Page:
A Tourist in Search of Home

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Perhaps it was the cover that first attracted me to the book. It showed a headless man in a suit and tie, with a vast hinterland of minor characters stretching out to the edges. Though I didn’t know it at the time, this image captures perfectly the concerns of Kazuo Ishiguro’s novel The Unconsoled. Ryder, its protagonist, is both no man and everyman; as the quintessential modern character, he is empty as we are all empty.

The Unconsoled was Ishiguro’s big risk, the novel that divided critics, that John Carey and The Times called a ‘masterpiece’ but that other critics greeted with incomprehension. I came to it shortly after its publication. It was 1997 and I was 17, developing a taste for Kafka and for surreal and miserable Russian novels – the tortured faith of Dostoevsky, the angsty absurdism of Gogol’s ‘Diary of a Madman’, ‘The Nose’ and ‘The Greatcoat’. In those days, Central and Eastern European fiction seemed to speak to my adolescent self far more than the peaceful English classics. I would imagine the looming neo-Gothic quads of my boarding-school as a snowy Prague or Petersburg through which I would wander like one of Kafka’s protagonists.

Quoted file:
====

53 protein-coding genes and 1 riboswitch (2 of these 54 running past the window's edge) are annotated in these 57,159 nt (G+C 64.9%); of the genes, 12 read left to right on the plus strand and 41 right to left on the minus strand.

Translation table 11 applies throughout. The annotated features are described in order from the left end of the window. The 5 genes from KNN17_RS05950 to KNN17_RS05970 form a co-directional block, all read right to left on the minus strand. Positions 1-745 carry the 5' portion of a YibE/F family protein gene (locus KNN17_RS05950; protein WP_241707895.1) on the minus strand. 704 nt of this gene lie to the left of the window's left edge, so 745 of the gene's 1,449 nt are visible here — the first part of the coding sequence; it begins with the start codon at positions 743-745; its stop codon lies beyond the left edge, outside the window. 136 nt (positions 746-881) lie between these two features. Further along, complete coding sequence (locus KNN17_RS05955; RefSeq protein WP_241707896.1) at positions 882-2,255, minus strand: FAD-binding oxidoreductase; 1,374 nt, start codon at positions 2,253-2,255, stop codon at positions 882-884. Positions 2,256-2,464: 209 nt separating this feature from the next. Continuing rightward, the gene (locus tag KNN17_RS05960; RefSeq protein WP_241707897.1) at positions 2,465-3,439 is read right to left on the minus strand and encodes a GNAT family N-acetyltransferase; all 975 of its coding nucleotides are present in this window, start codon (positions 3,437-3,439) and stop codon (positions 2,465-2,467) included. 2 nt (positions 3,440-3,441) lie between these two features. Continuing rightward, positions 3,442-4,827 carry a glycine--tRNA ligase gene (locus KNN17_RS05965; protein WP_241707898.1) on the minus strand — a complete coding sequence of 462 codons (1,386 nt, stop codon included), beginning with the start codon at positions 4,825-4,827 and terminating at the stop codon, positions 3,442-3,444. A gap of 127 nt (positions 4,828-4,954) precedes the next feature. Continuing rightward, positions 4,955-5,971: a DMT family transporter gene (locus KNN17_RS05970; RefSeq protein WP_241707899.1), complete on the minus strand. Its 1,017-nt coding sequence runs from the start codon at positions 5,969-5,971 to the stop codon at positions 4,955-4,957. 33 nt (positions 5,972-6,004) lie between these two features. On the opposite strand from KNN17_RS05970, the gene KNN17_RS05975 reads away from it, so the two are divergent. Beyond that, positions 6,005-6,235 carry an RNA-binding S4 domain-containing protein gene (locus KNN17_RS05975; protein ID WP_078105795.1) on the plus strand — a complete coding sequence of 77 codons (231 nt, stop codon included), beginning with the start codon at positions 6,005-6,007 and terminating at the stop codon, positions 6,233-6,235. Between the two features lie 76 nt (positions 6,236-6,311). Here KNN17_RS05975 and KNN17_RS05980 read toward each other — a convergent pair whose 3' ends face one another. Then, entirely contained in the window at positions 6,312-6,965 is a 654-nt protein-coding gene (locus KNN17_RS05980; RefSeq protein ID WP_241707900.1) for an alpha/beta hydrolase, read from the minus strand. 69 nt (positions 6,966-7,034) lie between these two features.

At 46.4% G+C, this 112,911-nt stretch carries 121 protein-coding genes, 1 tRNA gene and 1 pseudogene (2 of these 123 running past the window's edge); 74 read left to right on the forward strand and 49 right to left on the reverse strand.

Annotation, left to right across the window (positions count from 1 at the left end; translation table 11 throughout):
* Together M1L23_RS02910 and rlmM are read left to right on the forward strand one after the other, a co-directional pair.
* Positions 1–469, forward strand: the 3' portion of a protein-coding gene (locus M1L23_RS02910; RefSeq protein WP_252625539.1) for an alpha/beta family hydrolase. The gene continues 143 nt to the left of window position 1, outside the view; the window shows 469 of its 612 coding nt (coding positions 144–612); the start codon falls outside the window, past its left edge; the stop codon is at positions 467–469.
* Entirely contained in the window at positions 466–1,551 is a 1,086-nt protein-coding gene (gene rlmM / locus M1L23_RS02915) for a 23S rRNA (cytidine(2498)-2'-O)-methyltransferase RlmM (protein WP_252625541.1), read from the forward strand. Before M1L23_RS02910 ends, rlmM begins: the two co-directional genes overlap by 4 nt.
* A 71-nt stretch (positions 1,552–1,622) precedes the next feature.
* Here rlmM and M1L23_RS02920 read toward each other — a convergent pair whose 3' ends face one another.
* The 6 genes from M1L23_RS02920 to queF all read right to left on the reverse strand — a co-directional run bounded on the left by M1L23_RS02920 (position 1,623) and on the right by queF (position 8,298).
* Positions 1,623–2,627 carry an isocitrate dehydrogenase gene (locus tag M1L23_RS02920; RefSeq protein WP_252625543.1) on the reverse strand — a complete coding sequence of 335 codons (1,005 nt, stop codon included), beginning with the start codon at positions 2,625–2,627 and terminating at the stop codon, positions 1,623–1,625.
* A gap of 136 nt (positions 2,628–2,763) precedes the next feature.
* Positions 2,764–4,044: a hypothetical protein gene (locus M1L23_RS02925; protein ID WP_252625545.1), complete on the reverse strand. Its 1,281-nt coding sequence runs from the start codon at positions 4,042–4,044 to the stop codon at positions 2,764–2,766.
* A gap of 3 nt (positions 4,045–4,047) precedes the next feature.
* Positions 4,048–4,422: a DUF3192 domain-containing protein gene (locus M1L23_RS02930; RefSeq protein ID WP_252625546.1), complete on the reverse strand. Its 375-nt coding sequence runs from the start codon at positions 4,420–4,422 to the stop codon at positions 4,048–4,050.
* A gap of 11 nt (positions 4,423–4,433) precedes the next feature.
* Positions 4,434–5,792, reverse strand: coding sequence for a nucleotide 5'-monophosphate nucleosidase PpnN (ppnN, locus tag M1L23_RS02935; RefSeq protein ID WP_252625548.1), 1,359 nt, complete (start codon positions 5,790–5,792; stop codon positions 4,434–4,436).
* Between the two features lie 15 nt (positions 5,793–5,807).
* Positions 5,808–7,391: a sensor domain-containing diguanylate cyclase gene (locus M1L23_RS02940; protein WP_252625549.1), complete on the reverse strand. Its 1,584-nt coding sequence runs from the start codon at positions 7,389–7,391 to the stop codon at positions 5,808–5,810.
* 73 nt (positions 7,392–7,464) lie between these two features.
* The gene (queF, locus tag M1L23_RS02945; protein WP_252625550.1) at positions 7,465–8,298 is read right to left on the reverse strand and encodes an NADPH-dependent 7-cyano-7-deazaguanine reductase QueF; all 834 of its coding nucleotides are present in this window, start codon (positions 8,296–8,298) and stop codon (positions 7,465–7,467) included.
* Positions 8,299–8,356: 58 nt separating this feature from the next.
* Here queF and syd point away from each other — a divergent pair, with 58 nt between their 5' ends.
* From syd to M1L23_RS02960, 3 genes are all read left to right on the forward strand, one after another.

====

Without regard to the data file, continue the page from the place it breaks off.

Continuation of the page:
And, funnily enough, The Unconsoled reads a little as if it’s been translated into English from Czech, Russian or Polish; the language seems strangely stilted. The writing projects a sense of comic unease. Compare its opening with that of Kafka’s Th

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About the contributor

David Barnes regularly gets lost in the alleyways of cities like Prague, Venice and London. In his spare time he masquerades as an academic and has written on such diverse subjects as hip-hop lyrics, Victorian architecture and Italian fascism.

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